This year many of our customers have called to for advice on their boxwoods. It looks like the boxwoods have come back with a brown yellow discoloration on the newest growth tips with stems that are brittle and easily snap. There are two major issues that folks need to be aware of — an insect called the Boxwood leafminer (maggot) and record-breaking low winter temperatures and wind chills Chicago faced this last winter that reached a detrimental temperature of -60F.
Here are some of the symptoms for winter damage:
- The boxwoods look green and healthy last season and the discoloration only started with spring.
- The leaves looked yellowish brown (bleached) from the newest tips and is mainly on top or on the windward side.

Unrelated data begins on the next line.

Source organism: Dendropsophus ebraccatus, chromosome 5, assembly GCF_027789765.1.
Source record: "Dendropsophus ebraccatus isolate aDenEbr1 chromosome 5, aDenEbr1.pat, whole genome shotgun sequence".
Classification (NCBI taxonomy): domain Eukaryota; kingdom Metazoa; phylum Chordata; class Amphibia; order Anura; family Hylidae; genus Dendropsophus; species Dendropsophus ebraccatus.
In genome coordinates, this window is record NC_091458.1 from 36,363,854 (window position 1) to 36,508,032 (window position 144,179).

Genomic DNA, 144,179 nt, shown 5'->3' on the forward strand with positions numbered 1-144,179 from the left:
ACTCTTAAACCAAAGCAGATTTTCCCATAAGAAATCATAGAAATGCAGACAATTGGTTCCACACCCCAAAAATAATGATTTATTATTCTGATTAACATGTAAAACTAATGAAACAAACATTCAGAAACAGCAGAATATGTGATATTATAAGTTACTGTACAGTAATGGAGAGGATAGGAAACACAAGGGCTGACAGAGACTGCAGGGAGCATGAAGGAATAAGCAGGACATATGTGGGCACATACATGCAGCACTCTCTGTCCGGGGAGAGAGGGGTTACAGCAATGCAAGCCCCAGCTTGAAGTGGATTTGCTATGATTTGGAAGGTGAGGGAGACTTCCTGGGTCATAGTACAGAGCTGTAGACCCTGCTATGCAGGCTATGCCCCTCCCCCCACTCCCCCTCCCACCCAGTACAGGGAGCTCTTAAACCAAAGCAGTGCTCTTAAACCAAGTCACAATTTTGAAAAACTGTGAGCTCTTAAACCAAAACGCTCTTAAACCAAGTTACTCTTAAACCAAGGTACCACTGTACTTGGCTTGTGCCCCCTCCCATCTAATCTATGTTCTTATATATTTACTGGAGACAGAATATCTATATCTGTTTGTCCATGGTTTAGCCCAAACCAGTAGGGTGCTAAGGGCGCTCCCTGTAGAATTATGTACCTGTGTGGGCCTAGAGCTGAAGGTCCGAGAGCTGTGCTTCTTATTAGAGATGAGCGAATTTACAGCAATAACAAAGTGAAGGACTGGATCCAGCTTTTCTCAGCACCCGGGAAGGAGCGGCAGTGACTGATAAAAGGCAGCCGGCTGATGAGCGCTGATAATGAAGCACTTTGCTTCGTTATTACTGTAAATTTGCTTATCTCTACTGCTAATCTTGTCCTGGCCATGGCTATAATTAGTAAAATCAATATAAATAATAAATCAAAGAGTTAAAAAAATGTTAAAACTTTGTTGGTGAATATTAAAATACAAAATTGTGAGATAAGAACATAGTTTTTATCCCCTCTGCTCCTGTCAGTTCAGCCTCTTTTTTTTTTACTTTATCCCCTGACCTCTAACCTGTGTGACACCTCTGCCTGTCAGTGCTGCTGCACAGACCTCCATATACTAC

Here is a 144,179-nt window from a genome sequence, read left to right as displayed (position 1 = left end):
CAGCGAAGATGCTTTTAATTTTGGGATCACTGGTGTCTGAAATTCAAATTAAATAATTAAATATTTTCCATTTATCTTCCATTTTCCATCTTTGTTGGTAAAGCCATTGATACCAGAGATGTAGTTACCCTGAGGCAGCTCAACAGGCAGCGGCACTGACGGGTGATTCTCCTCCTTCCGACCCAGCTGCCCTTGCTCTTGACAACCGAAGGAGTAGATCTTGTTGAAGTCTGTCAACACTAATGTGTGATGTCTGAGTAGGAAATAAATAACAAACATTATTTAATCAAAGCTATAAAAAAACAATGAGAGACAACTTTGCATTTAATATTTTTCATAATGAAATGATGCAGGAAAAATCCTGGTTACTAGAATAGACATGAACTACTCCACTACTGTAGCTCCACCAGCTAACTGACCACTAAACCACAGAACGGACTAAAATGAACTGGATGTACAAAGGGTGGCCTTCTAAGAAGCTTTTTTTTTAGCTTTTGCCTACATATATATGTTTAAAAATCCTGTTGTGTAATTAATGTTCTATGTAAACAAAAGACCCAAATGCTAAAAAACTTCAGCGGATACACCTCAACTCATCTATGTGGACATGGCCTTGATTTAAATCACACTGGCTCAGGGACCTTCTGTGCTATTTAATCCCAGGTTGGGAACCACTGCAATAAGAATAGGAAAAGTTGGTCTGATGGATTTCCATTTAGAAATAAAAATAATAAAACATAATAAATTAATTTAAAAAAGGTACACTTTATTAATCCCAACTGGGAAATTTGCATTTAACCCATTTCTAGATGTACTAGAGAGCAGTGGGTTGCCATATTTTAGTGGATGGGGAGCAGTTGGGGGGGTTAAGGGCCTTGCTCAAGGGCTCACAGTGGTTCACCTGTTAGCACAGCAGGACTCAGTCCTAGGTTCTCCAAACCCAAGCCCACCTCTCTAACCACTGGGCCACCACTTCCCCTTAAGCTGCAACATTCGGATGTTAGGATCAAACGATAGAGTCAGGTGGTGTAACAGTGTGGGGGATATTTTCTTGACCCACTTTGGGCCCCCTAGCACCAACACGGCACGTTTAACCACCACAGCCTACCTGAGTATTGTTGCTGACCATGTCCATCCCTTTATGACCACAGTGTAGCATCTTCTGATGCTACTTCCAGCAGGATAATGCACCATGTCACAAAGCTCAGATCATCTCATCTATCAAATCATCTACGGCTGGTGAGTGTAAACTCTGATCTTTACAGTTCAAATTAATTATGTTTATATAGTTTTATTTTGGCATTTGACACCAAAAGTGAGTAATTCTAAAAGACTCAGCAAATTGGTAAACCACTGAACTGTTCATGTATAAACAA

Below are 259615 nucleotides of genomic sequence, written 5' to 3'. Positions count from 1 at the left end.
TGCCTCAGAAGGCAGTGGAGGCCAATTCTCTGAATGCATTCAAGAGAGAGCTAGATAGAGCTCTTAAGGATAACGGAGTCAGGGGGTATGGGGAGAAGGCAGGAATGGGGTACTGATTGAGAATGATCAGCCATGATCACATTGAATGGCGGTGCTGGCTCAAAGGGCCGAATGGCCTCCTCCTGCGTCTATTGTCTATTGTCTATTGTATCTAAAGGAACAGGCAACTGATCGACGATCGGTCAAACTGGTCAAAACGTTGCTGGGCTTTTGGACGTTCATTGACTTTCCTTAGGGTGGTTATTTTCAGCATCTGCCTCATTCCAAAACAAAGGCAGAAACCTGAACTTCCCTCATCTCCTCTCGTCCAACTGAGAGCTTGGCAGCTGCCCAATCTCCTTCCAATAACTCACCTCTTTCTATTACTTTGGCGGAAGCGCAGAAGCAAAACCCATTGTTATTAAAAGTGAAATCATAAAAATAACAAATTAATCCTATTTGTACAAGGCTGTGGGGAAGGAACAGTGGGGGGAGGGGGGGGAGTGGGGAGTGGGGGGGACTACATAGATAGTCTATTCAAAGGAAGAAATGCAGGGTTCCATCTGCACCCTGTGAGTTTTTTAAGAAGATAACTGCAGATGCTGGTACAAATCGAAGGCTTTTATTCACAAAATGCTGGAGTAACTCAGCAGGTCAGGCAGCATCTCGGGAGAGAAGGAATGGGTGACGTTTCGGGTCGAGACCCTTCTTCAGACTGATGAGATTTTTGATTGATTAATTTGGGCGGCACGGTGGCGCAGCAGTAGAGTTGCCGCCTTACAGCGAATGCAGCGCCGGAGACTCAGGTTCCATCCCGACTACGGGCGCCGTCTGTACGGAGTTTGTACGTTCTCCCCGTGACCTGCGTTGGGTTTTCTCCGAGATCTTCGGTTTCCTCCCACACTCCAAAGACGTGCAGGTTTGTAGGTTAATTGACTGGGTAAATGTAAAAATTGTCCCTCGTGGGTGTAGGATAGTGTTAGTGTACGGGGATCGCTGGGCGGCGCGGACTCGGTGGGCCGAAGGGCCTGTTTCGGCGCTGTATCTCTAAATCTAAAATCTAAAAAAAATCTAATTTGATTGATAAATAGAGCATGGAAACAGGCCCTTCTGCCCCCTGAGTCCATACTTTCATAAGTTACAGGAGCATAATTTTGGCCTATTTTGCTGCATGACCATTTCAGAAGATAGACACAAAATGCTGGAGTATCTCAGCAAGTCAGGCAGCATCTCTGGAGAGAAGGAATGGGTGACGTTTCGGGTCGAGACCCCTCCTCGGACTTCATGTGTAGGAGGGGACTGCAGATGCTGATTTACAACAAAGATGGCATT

Here are some of the symptoms for an infected Boxwood:
- You will see small blisters at the underside of the leaves caused by the larvae inside. If you peal the leaf, you will see small maggots inside.
- The leaves infested by larvae turn yellowish and appear spotted, as opposed to winter damage, where the tips are completed bleached.
Here’s what we recommend. If your boxwoods have experienced winter damage, apply a gentle acidifying fertilizer like Holly-Tone. The recommended application approximately 1 cup per plant spread. If you have and infection, the best options would be to apply a systemic insecticide that kills the larvae before they emerge as adults to lay new eggs. However the best time for this treatment is in March or April.